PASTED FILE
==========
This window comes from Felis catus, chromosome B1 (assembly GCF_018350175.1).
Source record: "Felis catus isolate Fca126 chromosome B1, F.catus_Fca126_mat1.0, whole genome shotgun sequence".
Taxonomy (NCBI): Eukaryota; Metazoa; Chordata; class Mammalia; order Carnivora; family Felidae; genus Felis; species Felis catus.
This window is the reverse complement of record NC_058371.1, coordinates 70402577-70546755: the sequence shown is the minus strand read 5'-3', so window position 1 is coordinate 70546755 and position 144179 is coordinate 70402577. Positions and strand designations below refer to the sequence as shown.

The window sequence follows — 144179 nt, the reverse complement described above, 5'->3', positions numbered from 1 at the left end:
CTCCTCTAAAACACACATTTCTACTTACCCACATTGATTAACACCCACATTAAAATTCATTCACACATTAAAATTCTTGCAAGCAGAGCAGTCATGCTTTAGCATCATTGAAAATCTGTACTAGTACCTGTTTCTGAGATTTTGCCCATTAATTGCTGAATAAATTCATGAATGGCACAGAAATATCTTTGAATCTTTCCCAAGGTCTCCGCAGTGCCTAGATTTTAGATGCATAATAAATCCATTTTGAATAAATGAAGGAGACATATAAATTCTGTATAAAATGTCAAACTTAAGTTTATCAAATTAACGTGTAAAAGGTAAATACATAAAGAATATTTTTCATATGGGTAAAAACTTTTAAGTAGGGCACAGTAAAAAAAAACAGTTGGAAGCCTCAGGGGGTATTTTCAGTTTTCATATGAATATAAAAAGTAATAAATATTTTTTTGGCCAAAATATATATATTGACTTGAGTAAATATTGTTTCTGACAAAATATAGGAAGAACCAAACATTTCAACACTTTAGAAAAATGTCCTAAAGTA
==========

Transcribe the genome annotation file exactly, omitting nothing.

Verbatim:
This window comes from Felis catus, chromosome B1 (assembly GCF_018350175.1).
Source record: "Felis catus isolate Fca126 chromosome B1, F.catus_Fca126_mat1.0, whole genome shotgun sequence".
Taxonomy (NCBI): Eukaryota; Metazoa; Chordata; class Mammalia; order Carnivora; family Felidae; genus Felis; species Felis catus.
This window is the reverse complement of record NC_058371.1, coordinates 70402577-70546755: the sequence shown is the minus strand read 5'-3', so window position 1 is coordinate 70546755 and position 144179 is coordinate 70402577. Positions and strand designations below refer to the sequence as shown.

The window sequence follows — 144179 nt, the reverse complement described above, 5'->3', positions numbered from 1 at the left end:
CTCCTCTAAAACACACATTTCTACTTACCCACATTGATTAACACCCACATTAAAATTCATTCACACATTAAAATTCTTGCAAGCAGAGCAGTCATGCTTTAGCATCATTGAAAATCTGTACTAGTACCTGTTTCTGAGATTTTGCCCATTAATTGCTGAATAAATTCATGAATGGCACAGAAATATCTTTGAATCTTTCCCAAGGTCTCCGCAGTGCCTAGATTTTAGATGCATAATAAATCCATTTTGAATAAATGAAGGAGACATATAAATTCTGTATAAAATGTCAAACTTAAGTTTATCAAATTAACGTGTAAAAGGTAAATACATAAAGAATATTTTTCATATGGGTAAAAACTTTTAAGTAGGGCACAGTAAAAAAAAACAGTTGGAAGCCTCAGGGGGTATTTTCAGTTTTCATATGAATATAAAAAGTAATAAATATTTTTTTGGCCAAAATATATATATTGACTTGAGTAAATATTGTTTCTGACAAAATATAGGAAGAACCAAACATTTCAACACTTTAGAAAAATGTCCTAAAGTA